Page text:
L. Marie Wood is an award-winning author and screenwriter. She is the recipient of the Golden Stake Award for her novel The Promise Keeper, as well as the Harold L. Brown Award for her screenplay Home Party. Her short story, “The Ever After” is part of the Bram Stoker Award Finalist anthology Sycorax’s Daughters. Wood was recognized in The Mammoth Book of Best New Horror, Vol. 15 and as one of the 100+ Black Women in Horror Fiction.
L. Marie is a fun and vivacious lady. We spoke of writing, vampires, and The Golden Stake Award.
NTK: Welcome to Chilling Chat, Lisa! Thank you for joining me today.
LMW: Thank you so much for having me!
NTK: How old were you when you first discovered horror?
LMW: Believe it or not I was five years old! I started writing a story and it was just… dark!
I didn’t associate the term “horror” to it, but that’s what it was, it was psychological horror. And I still write in that sub-genre today.
NTK: Was it inspired by a book or a movie? What inspires your writing?
LMW: No—it literally came from out of nowhere, which is actually, how I find inspiration now.
Sometimes an idea for a story just comes to me. Could be something I saw–some detail about how someone was dressed or something they did maybe even the weather or catching a glimpse of someone making a facial expression they don’t realize is being noticed. When I go looking for inspiration, I can’t always find it.
NTK: Who was the first horror character you felt represented you? The one you could identify with the most?
LMW: Interestingly enough, the first character that came to mind isn’t from the horror genre, so I am still thinking about that one (Laughs.)
I identify with the villains and Darth Vader’s cool calmness is just so awesome to me, I’ve always wanted to emulate that.You know… should I have the need to subdue someone… you know what I mean! (Laughs.)
Then I was always partial to Bruce Lee—like I wanted to kick like him and the sound effects—heck yes. So, combine those with my favorite horror antagonist—vampires!!—and you have a really kick-ass villain. I can’t say I’ve seen this character yet… maybe Blade…wait—DEFINITELY Blade! And I have to say that I never realized that I am Blade until JUST NOW. I always saw myself more like Jerry Dandridge.
NTK: Did you see yourself as Chris Sarandon? Or Colin Ferrel?
LMW: Definitely Chris Sarandon. He was sooooo smooth.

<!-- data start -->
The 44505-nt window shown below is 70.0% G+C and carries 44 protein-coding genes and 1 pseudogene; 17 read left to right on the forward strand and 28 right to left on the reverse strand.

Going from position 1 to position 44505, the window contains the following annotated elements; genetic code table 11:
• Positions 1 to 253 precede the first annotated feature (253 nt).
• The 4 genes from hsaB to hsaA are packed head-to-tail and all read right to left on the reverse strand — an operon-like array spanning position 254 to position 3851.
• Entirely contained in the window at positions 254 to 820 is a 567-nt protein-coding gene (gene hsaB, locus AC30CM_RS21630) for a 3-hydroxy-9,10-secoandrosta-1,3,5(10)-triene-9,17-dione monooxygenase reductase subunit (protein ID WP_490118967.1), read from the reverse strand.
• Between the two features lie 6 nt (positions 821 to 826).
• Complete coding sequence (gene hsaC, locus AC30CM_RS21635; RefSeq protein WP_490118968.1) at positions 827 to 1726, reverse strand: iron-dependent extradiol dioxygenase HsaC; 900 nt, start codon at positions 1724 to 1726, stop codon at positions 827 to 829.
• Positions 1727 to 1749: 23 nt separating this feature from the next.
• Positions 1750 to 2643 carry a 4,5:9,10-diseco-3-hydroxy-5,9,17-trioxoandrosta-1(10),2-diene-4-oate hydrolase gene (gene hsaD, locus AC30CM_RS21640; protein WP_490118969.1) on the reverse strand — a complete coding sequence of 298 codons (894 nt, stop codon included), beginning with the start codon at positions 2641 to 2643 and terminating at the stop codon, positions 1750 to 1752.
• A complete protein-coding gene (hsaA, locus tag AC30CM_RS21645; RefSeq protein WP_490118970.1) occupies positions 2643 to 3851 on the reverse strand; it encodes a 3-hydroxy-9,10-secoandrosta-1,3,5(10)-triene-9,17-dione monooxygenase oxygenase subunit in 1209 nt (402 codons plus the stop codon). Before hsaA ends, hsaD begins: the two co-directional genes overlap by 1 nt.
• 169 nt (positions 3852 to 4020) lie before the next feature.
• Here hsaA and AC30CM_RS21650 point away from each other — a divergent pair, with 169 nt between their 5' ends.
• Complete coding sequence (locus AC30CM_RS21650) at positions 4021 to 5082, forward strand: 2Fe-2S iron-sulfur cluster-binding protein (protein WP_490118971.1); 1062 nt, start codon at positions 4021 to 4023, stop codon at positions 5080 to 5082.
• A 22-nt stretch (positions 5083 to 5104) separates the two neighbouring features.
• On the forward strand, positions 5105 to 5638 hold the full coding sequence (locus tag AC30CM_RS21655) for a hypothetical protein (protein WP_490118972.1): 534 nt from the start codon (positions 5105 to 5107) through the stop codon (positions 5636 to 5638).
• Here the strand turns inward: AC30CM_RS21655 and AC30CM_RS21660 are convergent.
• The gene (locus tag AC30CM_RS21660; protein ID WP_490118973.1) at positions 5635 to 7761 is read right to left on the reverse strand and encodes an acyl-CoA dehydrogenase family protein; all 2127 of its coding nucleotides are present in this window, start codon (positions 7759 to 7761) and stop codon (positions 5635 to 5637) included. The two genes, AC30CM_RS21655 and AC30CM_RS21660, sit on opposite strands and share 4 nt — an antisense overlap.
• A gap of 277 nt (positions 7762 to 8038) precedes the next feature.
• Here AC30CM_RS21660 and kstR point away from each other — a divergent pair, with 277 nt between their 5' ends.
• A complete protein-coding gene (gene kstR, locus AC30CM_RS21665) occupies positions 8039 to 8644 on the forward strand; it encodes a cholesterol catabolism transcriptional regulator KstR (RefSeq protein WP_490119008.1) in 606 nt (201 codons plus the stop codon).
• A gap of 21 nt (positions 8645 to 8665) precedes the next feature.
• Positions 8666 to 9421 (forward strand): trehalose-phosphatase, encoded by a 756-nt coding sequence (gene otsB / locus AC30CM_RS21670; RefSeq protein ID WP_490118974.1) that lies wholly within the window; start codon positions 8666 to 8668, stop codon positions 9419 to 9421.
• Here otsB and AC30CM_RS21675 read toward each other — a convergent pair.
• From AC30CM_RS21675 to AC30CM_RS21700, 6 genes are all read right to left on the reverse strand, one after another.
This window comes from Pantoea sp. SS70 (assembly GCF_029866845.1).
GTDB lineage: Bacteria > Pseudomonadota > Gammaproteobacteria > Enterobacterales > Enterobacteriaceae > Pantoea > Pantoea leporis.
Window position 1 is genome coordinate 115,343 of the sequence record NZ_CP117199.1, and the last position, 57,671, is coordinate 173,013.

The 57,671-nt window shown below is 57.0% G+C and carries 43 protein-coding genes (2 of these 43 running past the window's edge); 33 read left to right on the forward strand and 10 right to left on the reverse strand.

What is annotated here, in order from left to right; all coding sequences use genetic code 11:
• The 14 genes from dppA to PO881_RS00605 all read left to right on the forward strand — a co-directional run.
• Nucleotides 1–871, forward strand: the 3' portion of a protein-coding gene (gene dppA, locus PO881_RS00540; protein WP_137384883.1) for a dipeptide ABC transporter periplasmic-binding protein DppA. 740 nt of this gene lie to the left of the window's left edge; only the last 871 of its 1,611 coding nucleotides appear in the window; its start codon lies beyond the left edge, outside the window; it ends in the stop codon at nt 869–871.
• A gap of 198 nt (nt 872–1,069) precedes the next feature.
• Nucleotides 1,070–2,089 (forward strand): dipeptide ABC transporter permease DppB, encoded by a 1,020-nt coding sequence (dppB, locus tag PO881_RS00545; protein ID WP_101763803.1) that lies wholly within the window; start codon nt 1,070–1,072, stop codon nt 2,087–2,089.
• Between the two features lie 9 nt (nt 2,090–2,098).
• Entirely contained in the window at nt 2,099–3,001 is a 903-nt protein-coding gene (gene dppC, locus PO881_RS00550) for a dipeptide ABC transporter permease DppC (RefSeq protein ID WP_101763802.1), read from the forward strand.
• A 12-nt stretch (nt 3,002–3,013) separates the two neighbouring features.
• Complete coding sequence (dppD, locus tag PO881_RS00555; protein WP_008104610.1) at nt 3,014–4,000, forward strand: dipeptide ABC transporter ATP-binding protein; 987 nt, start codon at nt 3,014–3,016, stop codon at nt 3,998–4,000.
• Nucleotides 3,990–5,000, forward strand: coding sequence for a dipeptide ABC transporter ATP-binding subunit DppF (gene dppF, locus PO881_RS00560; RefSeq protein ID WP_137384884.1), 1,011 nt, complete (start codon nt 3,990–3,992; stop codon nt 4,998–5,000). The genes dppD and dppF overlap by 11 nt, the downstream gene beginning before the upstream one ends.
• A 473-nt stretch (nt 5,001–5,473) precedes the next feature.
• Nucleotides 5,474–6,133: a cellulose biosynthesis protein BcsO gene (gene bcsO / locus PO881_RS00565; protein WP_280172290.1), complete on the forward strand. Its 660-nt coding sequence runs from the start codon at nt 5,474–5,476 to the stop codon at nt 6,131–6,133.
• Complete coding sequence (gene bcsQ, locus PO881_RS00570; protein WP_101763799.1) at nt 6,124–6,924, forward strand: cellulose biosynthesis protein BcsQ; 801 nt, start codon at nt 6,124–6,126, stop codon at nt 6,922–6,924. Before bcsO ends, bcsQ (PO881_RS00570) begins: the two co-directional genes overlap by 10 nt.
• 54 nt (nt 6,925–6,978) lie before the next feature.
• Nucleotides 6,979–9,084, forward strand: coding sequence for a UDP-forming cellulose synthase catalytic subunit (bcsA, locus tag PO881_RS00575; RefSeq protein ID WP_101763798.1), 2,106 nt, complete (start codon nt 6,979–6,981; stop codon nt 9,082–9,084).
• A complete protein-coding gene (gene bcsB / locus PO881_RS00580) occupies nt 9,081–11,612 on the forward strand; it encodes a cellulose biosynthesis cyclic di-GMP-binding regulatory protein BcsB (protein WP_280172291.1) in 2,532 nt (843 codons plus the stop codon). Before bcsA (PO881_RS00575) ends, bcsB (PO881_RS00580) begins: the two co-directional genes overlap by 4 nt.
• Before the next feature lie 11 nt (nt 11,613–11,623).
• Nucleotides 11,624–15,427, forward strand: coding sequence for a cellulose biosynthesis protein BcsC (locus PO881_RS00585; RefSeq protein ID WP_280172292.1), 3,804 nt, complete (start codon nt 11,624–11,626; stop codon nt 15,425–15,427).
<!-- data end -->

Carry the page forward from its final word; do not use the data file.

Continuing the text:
So I guess I am the female Blade… I’m going with that. (Laughs.)
NTK: (Laughs.) Do you have a favorite horror movie?
LMW: I do! Angel Heart! Being the psychological horror lover I am, I love a movie that has twists and turns and makes me think. I find something new every time I watch that movie!
NTK: That movie is so awesome and underrated! Did you like Robert De Niro’s portrayal of the Devil?
LMW: I did, even if it was a little ham-handed… Louis Cypher HAHAHA! He looked awesome though, just enough to make sure you know who he was and what was going on, but easy enough to miss if you aren’t trying to focus on the flick.
NTK: Exactly! Do you have a favorite horror television show?
LMW: Horror Tv shows are difficult. I was a Walking Dead Fan for years and then… I mean, ok and…? I loved The Haunting of Hill House and Lovecraft Country but those are just season-long entries. AHS – I’ve really only enjoyed one whole season – the one with Cuba Gooding Jr…Roanoke.
So… I might have to say no…?
But if the stand alone, one season and one shows count, I will definitely say Haunting of Hill House. Creepy as hell, that one.
NTK: What about favorite horror author?
LMW: That is a harder question than you might realize! I adore Ira Levin’s work, the way he spun a yarn was like no one else. Very casual, conversational, it’s like he is sitting with you on a park bench or while waiting in line at the movies and telling you this creepy thing. I find that my own writing is a lot like that—like we’re having a conversation, only what I am saying is scaring the bejesus out of you. Reading his work just feels good to me.
At the same time, I love Stephen King. His ability to make the mundane spooky is so unsettling and I really love that! Finally, Shirley Jackson has psychological horror in her pocket. Her work just creeps up on you and you don’t even know why you are afraid, but you are. Read “The Lottery”… you may find yourself shivering—either because you might be the one to get stoned, or go along with the stoning and not even know why!
So my fave… Shirley Ira King. Hell of a pen name!
NTK: (Laughs.) That would be! Do you have a favorite horror novel?
LMW: I do, and interestingly enough, none of those three wrote it! Quietus by Vivian Schilling. It is so lyrical! I remember thinking that I wished I could write something so tight, so beautifully done. No purple prose. No fluff. Just amazing control and beautiful execution. I fangirled a bit when I read it and contacted her (this is like 2002 or 2003). Had to tell her it was an amazing experience reading her book.